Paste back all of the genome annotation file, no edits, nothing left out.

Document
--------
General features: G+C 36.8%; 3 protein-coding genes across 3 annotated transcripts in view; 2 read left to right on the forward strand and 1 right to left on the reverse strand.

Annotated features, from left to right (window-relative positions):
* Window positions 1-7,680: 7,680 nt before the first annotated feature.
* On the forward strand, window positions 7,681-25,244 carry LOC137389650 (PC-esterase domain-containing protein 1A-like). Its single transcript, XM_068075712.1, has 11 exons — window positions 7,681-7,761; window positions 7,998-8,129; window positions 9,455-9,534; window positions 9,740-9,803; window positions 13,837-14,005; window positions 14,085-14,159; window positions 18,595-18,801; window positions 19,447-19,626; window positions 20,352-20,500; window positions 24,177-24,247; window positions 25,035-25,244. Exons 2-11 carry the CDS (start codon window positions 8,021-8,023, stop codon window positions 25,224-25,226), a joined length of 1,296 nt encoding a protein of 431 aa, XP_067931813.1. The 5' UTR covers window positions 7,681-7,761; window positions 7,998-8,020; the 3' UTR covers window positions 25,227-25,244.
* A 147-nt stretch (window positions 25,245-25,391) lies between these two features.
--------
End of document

General features: G+C 36.8%; 3 protein-coding genes across 3 annotated transcripts in view; 2 read left to right on the forward strand and 1 right to left on the reverse strand.

Annotated features, from left to right (window-relative positions):
* Window positions 1-7,680: 7,680 nt before the first annotated feature.
* On the forward strand, window positions 7,681-25,244 carry LOC137389650 (PC-esterase domain-containing protein 1A-like). Its single transcript, XM_068075712.1, has 11 exons — window positions 7,681-7,761; window positions 7,998-8,129; window positions 9,455-9,534; window positions 9,740-9,803; window positions 13,837-14,005; window positions 14,085-14,159; window positions 18,595-18,801; window positions 19,447-19,626; window positions 20,352-20,500; window positions 24,177-24,247; window positions 25,035-25,244. Exons 2-11 carry the CDS (start codon window positions 8,021-8,023, stop codon window positions 25,224-25,226), a joined length of 1,296 nt encoding a protein of 431 aa, XP_067931813.1. The 5' UTR covers window positions 7,681-7,761; window positions 7,998-8,020; the 3' UTR covers window positions 25,227-25,244.
* A 147-nt stretch (window positions 25,245-25,391) lies between these two features.